When Chris Washington and Rose Armitage, his white girlfriend, arrive for a weekend visit with her family in a remote, leafy suburb, Dad tries hard (too hard) to allay any discomfort his guest may be experiencing.
Or to look at it from the other end, Dr. Armitage — he’s a neurosurgeon — is trying to disguise any hint that he and Rose’s mother might themselves be experiencing any discomfort: Chris is their daughter’s first African-American significant other, and Rose hasn’t told them in advance.
Dr. Armitage addresses Chris as “my man” and tells him how much he loved Barack Obama – wished, in fact, a third term had been Constitutionally permitted. Chris, who instantly sizes up the situation, is very pleasant about the fact that his host is putting on some kind of delicately awful performance, a peculiar display of good manners as a form of cognitive dissonance. Then, as he takes Chris on a tour of the house, Dr. Armitage casually mentions that the basement door is sealed because of a problem with “black mold.”
Chris is in for a far more toxic experience — a racist nightmare –in Get Out, the daring, funny and thumpingly suspenseful movie written and directed by Jordan Peele.
The setup is obvious enough to be genre parody, starting with that title. It’s a staple line from horror movies since at least 1979’s Amityville Horror, and it’s also what a horror movie audience might scream aloud when it spots someone onscreen walking into a fatal, probably gore-splattering trap. Chris is introduced to the family’s black maid and housekeeper, both of them so robotically polite we initially wonder whether Chris is stuck in a takeoff of The Stepford Wives or, going back much farther than that, I Walked With a Zombie.
The joke here is that Chris thinks the groundskeeper, smiling yet unfriendly, is being hostile to him — resents him — and that the maid, when she unplugs the cell phone that he left charging upstairs, is possibly being passive-aggressive.
Peele’s script is such a clever synthesis of horror clichés and satire — of the whole national debate over race — that we’re willing to entertain the notion, however briefly, that Chris isn’t wrong. But then again, maybe the maid, for whatever mysterious, nefarious purpose, just doesn’t want Chris to have enough energy in his phone be able to call the outside world for help.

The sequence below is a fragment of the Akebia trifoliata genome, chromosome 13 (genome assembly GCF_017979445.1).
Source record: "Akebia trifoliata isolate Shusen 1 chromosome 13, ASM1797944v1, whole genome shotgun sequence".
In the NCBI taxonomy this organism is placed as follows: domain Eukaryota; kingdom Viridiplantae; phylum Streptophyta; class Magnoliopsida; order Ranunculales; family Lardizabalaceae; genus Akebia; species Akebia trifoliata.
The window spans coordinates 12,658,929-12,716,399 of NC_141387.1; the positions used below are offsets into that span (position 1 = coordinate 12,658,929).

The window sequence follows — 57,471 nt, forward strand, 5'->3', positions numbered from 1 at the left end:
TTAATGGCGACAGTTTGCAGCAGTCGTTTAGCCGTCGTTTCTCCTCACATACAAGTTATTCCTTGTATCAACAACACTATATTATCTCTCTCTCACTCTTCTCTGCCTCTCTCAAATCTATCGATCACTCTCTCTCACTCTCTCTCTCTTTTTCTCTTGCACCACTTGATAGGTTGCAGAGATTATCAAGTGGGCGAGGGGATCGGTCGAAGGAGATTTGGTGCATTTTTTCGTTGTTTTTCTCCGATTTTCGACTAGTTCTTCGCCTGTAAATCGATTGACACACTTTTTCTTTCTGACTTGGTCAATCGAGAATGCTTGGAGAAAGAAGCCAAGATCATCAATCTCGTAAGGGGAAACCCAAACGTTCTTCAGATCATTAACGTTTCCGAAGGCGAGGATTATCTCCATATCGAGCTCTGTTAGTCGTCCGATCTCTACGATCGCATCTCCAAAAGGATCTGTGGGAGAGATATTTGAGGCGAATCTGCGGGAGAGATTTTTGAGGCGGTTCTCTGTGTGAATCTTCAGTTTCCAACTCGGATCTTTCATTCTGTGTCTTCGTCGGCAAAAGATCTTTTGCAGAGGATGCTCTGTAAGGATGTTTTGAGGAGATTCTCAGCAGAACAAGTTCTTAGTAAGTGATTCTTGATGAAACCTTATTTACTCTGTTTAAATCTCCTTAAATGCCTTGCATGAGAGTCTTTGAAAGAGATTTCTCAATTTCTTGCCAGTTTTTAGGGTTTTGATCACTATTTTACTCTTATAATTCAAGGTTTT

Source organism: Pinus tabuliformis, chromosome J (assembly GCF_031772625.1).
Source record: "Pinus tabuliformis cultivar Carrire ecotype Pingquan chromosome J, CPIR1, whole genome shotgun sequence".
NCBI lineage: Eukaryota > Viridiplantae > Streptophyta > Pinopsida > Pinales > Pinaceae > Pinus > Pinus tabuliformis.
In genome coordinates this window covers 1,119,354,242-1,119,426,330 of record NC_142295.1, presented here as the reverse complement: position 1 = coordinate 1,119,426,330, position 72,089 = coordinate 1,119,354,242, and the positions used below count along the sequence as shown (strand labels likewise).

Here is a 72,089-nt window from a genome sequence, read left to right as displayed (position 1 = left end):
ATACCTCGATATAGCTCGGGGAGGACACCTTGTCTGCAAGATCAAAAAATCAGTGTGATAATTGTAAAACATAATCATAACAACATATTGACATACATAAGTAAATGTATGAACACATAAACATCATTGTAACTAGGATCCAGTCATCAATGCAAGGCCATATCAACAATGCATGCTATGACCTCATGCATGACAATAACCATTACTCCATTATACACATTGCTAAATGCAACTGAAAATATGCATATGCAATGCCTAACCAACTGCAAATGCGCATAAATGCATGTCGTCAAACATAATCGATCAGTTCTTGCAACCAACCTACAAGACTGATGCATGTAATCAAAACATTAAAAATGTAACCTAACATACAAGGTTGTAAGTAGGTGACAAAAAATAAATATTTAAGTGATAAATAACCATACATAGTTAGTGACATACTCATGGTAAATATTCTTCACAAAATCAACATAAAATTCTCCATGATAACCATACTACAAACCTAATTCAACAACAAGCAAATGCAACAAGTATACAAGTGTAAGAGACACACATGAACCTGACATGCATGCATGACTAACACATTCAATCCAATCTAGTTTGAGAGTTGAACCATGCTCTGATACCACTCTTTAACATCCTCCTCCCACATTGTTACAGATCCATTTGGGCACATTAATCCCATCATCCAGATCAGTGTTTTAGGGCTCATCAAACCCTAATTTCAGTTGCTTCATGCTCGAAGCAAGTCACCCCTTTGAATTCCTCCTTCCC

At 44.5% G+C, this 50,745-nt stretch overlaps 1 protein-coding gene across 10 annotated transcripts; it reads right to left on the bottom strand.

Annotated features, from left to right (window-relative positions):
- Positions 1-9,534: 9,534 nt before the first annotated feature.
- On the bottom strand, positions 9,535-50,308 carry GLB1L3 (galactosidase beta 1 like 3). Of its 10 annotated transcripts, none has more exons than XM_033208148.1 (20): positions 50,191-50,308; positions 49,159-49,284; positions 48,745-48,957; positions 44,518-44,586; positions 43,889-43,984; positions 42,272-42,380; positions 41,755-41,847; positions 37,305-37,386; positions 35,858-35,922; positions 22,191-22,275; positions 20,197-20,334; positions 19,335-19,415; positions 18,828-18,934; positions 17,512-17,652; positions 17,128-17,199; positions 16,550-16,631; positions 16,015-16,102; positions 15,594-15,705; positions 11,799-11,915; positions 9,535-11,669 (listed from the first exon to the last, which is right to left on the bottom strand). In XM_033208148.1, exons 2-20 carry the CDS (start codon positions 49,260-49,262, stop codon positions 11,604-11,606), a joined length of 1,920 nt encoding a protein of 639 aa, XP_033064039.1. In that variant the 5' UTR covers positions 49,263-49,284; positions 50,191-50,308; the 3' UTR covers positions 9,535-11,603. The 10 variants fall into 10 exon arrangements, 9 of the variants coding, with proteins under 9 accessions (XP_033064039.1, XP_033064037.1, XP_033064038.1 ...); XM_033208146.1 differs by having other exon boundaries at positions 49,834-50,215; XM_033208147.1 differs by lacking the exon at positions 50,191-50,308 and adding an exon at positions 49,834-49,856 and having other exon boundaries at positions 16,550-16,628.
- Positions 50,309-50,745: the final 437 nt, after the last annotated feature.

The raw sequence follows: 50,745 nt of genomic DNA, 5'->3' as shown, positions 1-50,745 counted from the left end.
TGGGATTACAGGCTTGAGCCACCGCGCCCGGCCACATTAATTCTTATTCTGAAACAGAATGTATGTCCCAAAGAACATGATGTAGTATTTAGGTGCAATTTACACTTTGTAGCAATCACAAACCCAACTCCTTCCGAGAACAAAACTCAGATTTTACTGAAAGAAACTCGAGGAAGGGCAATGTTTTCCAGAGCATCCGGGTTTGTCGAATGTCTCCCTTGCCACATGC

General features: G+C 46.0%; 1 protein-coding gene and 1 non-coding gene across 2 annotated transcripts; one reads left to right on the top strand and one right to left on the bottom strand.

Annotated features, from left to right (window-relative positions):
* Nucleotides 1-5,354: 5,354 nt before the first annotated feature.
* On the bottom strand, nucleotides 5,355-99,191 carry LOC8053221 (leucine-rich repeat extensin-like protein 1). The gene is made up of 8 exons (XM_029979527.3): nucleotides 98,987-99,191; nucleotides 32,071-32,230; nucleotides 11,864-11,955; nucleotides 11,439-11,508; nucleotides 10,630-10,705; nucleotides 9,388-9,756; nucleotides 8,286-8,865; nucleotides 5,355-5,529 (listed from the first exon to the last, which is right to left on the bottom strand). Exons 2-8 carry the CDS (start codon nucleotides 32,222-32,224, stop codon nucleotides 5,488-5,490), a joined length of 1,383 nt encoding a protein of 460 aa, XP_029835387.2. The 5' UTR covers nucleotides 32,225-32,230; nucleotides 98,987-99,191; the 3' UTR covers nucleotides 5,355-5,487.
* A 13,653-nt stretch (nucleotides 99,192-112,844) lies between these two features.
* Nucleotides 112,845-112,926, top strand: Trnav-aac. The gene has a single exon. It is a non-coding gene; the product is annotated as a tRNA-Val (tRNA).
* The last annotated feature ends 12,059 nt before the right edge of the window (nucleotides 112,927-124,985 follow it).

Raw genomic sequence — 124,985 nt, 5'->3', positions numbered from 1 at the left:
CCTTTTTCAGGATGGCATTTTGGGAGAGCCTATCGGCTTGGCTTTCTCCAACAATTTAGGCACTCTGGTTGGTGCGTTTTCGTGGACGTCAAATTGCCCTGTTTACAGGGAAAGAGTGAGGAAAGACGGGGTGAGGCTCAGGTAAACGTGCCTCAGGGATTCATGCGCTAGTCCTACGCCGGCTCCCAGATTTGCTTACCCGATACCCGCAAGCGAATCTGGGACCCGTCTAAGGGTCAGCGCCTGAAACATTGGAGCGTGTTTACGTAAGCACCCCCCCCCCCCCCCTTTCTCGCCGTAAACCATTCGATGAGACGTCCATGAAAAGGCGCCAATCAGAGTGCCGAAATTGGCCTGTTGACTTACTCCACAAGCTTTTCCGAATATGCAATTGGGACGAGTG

Peele is willing to let Get Out move along almost of its own accord, throwing in the occasional jolt and pausing for one sequence — a dreamlike trip into Chris’s unconsciousness — that’s genuinely unsettling. Then he unleashes a finale that’s not only outrageously bloody but queasily perverse. And yes, very funny.
Daniel Kaluuya plays the central role with a laser-focused seriousness that’s essential to making the whole thing work. As Rose, Allison Williams (Girls) is direct and understated (which is all that she needs to and ought to be here). As her parents, Bradley Whitford and Catherine Keener behave as if they imagined they were middle-aged guest stars on Friends. They’re sitcom-charming, but tinny. You wouldn’t want anyone to fall into their orbit.
The biggest laughs come from LilRel Howery as Chris’s friend back in the city: He’s the one person in the movie who senses that Chris is in hell, and in what particular circle thereof. And that Chris needs to get out now.
Get Out is in theaters Friday, Feb. 24. Rated R.